First described by peace researcher, Johan Gultung, in 1982, these three major approaches to peace outlined below are now well known. The three strategies for peace are not meant to function separately or in a particular order. Strategies can be applied proactively, to prevent violence occurring or reactively to reduce the likelihood of violence reoccurring. Each strategy on its own cannot really be effective in creating peace without the application of the other strategies.
Peacekeeping is often the most urgent and immediate of all peace strategies as the primary aim is to intervene in actual violence and prevent further violence occurring. Peacekeeping strategies deal directly with the actors involved with violence. Peacekeeping approaches are often ‘dissociative’ – aimed at keeping opponents apart from each other by the use of direct interposition, ‘buffer zones’, or ‘peace zones’ but can also include monitoring and observation and protective accompaniment of threatened activists.
Establishing a level of physical safety is the primary goal. Often peacekeeping will aim to create the pre-conditions necessary to allow peacemaking or peacebuilding work to occur or continue.
Johan Galtung warns that peacekeeping can be effective when used in situations of ‘horizontal violence’ (between parties of relatively equal power) but can serve to maintain the status quo when used in situations of ‘vertical violence’. Approaches such as protective accompaniment or observer teams may be more suitable when violence is between parties of unequal power.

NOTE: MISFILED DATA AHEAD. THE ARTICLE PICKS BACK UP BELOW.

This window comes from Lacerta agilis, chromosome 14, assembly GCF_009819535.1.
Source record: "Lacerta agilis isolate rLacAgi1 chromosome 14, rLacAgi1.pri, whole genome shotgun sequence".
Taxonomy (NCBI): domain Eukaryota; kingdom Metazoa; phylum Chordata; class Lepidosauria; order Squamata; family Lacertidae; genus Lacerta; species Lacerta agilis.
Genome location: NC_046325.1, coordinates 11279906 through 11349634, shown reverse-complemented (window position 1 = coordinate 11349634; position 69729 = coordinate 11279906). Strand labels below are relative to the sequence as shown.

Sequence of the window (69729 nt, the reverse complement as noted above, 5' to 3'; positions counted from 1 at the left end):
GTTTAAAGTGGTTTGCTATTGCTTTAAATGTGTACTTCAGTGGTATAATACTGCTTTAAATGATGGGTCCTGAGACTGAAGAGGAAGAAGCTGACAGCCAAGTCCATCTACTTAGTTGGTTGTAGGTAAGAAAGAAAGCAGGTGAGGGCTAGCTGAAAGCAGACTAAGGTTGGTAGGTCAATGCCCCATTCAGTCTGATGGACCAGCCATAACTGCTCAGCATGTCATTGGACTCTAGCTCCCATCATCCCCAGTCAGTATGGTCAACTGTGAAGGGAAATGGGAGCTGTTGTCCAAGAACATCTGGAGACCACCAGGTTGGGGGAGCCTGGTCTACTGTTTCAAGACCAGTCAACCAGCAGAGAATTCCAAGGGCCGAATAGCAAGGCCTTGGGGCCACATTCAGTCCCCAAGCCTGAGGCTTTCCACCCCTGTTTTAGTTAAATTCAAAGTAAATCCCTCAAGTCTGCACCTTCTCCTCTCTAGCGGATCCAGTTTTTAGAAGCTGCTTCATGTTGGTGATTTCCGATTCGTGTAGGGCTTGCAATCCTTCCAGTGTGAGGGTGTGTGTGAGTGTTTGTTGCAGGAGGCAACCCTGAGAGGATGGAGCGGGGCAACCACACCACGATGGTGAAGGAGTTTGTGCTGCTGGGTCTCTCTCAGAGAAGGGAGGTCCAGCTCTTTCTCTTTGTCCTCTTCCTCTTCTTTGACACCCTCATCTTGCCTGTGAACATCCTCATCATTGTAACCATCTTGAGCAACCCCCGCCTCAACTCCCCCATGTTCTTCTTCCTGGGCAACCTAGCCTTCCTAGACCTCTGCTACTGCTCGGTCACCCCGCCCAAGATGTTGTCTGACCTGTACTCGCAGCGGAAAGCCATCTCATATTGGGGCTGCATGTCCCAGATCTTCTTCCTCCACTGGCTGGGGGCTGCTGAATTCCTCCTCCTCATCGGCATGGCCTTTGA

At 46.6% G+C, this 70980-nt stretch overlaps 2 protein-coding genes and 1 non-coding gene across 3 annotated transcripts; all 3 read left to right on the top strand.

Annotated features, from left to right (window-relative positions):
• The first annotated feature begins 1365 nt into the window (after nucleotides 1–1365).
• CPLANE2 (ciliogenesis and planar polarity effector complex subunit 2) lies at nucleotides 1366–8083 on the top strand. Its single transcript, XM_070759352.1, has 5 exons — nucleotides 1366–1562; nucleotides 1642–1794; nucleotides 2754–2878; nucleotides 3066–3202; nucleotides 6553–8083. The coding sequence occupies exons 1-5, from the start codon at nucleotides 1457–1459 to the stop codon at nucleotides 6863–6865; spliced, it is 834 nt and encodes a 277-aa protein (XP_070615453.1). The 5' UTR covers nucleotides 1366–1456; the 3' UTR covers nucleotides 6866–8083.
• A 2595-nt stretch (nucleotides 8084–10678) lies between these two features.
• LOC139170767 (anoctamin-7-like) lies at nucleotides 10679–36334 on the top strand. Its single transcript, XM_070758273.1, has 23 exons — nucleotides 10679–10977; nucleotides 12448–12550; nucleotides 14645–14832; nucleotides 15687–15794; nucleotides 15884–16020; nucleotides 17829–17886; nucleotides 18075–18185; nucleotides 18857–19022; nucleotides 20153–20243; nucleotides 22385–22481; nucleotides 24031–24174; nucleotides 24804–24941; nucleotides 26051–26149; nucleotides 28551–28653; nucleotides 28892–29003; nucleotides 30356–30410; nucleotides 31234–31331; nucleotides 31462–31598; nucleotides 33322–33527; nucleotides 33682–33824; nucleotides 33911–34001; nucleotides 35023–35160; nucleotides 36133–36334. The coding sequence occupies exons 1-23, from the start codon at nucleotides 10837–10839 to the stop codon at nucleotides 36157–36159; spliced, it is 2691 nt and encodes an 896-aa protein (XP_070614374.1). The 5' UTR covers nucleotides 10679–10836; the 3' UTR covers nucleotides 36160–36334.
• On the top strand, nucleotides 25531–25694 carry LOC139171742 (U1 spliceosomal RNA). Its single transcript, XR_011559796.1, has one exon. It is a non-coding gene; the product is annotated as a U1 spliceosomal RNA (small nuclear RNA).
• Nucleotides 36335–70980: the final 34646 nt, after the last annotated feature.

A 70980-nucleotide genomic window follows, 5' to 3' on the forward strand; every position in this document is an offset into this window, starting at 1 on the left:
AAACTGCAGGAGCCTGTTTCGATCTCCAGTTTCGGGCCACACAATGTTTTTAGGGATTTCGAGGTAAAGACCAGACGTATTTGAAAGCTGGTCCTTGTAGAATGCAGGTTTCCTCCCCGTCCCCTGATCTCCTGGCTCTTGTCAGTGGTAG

Peacemaking is primarily concerned with the search for a negotiated settlement between the parties.
Peacemaking activities include bringing the parties together in dialogue about a possible resolution to the conflict. Typical peacemaking activities include mediation, conflict resolution workshops and dialog meetings at various levels. There are a wide variety of negotiated, third-party or facilitated approaches. The application of the law would be seen as a peacemaking approach. Focus is on the parties interests and positions in a conflict and the aim is to shift parties onto the path of positive and nonviolent conflict resolution.
Peacebuilding is seen as a strategy aimed at changing the underlying conditions which allowed or caused the conflict or violence to occur in the first place.
It focuses on longer-term change at the attitudinal –social level and changing the structural cause of the violence. Peacebuilding generally has a long-term perspective and includes a huge range of activities and approaches aimed at reducing fear, prejudice and mistrust, humanizing former opponents and building positive relationships. This is often done via mutual social, sport or cultural activities or working on shared concerns. Peacebuilding works to develop a ‘peace–culture’ where nonviolent methods of dealing with conflict are well socialised and prominent. Psycho/social healing processes such as debriefing, ongoing emotional support for traumatized people, reconciliation processes and ensuring justice is seen to be done is crucial peacebuilding activities after periods of violence.
On a social/economic level, peacebuilding works towards the meeting of basic needs by establishing just and equitable economic and political systems.
- Nonviolent Community Safety and Peacebuilding Handbook
- Nonviolent Community Safety and Peacekeeping Trainers’ Manual
- SNAP: Synergizing Nonviolent Action and Peacebuilding: An Action Guide
- A Collection of Nonviolence Quotes
- Understanding and Responding to Repression: Lessons from Peace Brigades International
- Backfire Manual: Tactics Against Injustice
- Civil resistance
- Conflict Resolution_Management
- Movements_Campaigns - Peace
- Theory of change